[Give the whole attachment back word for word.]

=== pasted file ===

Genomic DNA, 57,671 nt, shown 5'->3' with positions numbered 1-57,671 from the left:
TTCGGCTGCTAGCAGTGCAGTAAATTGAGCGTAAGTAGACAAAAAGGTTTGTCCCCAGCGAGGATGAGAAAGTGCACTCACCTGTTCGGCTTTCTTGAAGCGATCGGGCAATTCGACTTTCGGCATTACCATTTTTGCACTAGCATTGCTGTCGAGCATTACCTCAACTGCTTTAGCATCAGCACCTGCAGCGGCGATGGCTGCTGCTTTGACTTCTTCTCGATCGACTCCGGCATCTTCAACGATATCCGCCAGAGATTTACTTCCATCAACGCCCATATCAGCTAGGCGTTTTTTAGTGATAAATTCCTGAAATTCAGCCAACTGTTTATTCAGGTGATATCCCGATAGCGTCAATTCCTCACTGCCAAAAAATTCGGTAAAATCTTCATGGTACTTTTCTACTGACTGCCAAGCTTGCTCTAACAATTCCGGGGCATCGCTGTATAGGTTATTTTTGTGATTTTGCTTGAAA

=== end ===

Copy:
Genomic DNA, 57,671 nt, shown 5'->3' with positions numbered 1-57,671 from the left:
TTCGGCTGCTAGCAGTGCAGTAAATTGAGCGTAAGTAGACAAAAAGGTTTGTCCCCAGCGAGGATGAGAAAGTGCACTCACCTGTTCGGCTTTCTTGAAGCGATCGGGCAATTCGACTTTCGGCATTACCATTTTTGCACTAGCATTGCTGTCGAGCATTACCTCAACTGCTTTAGCATCAGCACCTGCAGCGGCGATGGCTGCTGCTTTGACTTCTTCTCGATCGACTCCGGCATCTTCAACGATATCCGCCAGAGATTTACTTCCATCAACGCCCATATCAGCTAGGCGTTTTTTAGTGATAAATTCCTGAAATTCAGCCAACTGTTTATTCAGGTGATATCCCGATAGCGTCAATTCCTCACTGCCAAAAAATTCGGTAAAATCTTCATGGTACTTTTCTACTGACTGCCAAGCTTGCTCTAACAATTCCGGGGCATCGCTGTATAGGTTATTTTTGTGATTTTGCTTGAAA